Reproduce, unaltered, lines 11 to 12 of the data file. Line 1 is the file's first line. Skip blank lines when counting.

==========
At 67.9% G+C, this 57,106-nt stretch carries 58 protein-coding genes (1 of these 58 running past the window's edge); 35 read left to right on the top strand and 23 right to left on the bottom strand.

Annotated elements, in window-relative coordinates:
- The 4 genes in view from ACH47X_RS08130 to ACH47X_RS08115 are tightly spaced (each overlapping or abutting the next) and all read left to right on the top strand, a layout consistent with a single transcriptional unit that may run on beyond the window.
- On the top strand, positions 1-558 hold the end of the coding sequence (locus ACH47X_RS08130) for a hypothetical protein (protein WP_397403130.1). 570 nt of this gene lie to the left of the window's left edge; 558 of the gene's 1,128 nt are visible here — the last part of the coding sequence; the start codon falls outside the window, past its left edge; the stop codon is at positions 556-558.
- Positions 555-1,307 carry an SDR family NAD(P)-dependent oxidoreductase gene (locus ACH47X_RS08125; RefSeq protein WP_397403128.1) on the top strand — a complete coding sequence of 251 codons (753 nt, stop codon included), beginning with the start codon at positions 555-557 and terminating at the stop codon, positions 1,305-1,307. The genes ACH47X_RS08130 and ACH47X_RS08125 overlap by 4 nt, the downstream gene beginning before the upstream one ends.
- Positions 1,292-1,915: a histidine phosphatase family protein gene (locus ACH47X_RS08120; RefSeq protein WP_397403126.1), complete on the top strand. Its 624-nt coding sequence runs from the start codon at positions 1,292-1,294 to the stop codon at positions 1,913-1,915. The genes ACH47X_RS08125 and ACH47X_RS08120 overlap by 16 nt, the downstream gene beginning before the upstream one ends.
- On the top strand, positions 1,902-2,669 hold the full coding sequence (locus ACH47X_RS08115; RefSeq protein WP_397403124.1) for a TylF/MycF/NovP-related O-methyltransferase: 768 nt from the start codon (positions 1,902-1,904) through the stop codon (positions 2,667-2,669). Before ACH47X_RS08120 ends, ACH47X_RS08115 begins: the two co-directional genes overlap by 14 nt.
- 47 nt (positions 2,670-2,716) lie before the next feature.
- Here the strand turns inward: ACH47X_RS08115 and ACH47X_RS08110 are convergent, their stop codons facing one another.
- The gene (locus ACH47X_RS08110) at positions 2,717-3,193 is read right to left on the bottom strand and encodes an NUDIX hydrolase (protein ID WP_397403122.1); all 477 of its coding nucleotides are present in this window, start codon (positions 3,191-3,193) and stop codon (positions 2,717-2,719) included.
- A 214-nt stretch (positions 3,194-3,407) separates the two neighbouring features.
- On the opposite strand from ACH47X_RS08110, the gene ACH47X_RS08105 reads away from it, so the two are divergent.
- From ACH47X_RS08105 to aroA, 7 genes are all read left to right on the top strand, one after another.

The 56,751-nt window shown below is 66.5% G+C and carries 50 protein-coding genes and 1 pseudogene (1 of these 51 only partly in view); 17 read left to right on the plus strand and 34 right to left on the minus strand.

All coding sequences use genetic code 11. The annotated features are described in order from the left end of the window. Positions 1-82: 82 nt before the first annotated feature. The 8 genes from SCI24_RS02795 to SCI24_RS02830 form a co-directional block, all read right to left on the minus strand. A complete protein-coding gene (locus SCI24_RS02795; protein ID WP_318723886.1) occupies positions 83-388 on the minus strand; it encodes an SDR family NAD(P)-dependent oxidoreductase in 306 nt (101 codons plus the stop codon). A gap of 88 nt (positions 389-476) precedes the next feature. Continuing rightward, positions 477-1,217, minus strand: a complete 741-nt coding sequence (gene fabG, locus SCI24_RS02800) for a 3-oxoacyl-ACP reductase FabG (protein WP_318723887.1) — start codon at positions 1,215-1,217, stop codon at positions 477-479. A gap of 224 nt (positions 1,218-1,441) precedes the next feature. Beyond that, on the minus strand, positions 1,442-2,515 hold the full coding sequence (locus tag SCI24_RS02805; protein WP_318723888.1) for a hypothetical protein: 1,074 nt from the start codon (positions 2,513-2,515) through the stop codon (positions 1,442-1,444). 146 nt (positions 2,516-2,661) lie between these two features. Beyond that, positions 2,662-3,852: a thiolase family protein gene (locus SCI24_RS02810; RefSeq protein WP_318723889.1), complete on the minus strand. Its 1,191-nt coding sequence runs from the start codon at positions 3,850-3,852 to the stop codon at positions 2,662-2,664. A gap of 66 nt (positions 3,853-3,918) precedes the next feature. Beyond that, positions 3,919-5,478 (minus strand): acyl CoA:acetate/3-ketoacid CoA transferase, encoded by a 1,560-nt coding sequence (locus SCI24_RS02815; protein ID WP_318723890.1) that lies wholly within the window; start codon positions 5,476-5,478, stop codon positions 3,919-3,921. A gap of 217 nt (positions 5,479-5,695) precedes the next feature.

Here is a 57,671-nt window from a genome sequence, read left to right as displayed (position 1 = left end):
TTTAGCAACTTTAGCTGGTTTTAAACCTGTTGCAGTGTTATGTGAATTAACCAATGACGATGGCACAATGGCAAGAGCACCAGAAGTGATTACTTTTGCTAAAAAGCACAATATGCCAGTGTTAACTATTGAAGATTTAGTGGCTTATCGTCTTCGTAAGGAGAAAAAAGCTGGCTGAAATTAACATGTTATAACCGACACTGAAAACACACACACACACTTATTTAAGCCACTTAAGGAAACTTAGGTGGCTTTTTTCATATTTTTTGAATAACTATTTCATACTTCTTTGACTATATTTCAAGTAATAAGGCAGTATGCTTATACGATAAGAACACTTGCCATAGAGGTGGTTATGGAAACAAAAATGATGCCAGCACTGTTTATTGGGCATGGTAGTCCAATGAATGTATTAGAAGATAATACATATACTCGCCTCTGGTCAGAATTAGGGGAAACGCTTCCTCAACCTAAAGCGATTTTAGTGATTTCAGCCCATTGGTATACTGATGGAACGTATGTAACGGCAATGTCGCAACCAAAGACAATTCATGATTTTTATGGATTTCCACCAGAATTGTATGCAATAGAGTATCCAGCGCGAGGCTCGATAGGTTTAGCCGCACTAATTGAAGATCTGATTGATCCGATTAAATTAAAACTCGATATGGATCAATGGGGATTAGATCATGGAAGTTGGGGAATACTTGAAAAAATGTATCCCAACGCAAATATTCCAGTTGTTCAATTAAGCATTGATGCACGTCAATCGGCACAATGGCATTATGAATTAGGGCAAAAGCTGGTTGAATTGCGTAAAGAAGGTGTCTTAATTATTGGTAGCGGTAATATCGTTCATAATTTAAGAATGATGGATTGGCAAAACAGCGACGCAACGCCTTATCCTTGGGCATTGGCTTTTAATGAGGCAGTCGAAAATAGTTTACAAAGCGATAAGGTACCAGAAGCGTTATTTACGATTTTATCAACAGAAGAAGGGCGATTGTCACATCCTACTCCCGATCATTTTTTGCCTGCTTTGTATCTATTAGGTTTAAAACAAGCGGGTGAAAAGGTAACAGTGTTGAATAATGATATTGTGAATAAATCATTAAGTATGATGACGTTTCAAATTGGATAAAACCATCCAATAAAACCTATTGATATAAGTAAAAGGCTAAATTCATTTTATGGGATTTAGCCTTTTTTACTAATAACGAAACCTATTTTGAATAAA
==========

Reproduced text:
- A 214-nt stretch (positions 3,194-3,407) separates the two neighbouring features.
- On the opposite strand from ACH47X_RS08110, the gene ACH47X_RS08105 reads away from it, so the two are divergent.